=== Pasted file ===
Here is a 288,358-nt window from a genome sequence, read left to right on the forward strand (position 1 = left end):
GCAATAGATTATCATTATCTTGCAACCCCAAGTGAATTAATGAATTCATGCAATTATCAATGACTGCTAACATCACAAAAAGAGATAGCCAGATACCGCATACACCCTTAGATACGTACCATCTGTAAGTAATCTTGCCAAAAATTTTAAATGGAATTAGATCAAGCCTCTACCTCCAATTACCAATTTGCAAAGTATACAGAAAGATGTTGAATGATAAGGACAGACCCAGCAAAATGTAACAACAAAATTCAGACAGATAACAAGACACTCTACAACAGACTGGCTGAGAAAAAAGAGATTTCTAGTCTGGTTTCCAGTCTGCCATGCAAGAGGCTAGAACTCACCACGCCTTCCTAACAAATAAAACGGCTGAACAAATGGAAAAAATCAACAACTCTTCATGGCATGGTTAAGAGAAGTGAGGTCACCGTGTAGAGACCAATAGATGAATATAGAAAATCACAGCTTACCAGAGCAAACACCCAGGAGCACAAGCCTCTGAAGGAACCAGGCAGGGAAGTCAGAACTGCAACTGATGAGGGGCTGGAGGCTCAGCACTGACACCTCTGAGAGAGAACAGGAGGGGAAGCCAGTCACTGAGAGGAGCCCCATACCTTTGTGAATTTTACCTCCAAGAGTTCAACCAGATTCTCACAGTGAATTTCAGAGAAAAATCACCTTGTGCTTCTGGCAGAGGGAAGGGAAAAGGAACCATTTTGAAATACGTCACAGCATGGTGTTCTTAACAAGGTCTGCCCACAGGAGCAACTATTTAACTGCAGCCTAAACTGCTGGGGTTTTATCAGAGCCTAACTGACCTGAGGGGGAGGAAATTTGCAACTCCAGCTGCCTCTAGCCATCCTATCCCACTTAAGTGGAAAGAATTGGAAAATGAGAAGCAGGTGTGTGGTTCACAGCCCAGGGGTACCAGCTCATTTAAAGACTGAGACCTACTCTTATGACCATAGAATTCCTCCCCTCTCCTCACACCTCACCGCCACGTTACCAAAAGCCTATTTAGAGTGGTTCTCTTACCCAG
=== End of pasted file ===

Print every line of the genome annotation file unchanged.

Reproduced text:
Here is a 288,358-nt window from a genome sequence, read left to right on the forward strand (position 1 = left end):
GCAATAGATTATCATTATCTTGCAACCCCAAGTGAATTAATGAATTCATGCAATTATCAATGACTGCTAACATCACAAAAAGAGATAGCCAGATACCGCATACACCCTTAGATACGTACCATCTGTAAGTAATCTTGCCAAAAATTTTAAATGGAATTAGATCAAGCCTCTACCTCCAATTACCAATTTGCAAAGTATACAGAAAGATGTTGAATGATAAGGACAGACCCAGCAAAATGTAACAACAAAATTCAGACAGATAACAAGACACTCTACAACAGACTGGCTGAGAAAAAAGAGATTTCTAGTCTGGTTTCCAGTCTGCCATGCAAGAGGCTAGAACTCACCACGCCTTCCTAACAAATAAAACGGCTGAACAAATGGAAAAAATCAACAACTCTTCATGGCATGGTTAAGAGAAGTGAGGTCACCGTGTAGAGACCAATAGATGAATATAGAAAATCACAGCTTACCAGAGCAAACACCCAGGAGCACAAGCCTCTGAAGGAACCAGGCAGGGAAGTCAGAACTGCAACTGATGAGGGGCTGGAGGCTCAGCACTGACACCTCTGAGAGAGAACAGGAGGGGAAGCCAGTCACTGAGAGGAGCCCCATACCTTTGTGAATTTTACCTCCAAGAGTTCAACCAGATTCTCACAGTGAATTTCAGAGAAAAATCACCTTGTGCTTCTGGCAGAGGGAAGGGAAAAGGAACCATTTTGAAATACGTCACAGCATGGTGTTCTTAACAAGGTCTGCCCACAGGAGCAACTATTTAACTGCAGCCTAAACTGCTGGGGTTTTATCAGAGCCTAACTGACCTGAGGGGGAGGAAATTTGCAACTCCAGCTGCCTCTAGCCATCCTATCCCACTTAAGTGGAAAGAATTGGAAAATGAGAAGCAGGTGTGTGGTTCACAGCCCAGGGGTACCAGCTCATTTAAAGACTGAGACCTACTCTTATGACCATAGAATTCCTCCCCTCTCCTCACACCTCACCGCCACGTTACCAAAAGCCTATTTAGAGTGGTTCTCTTACCCAG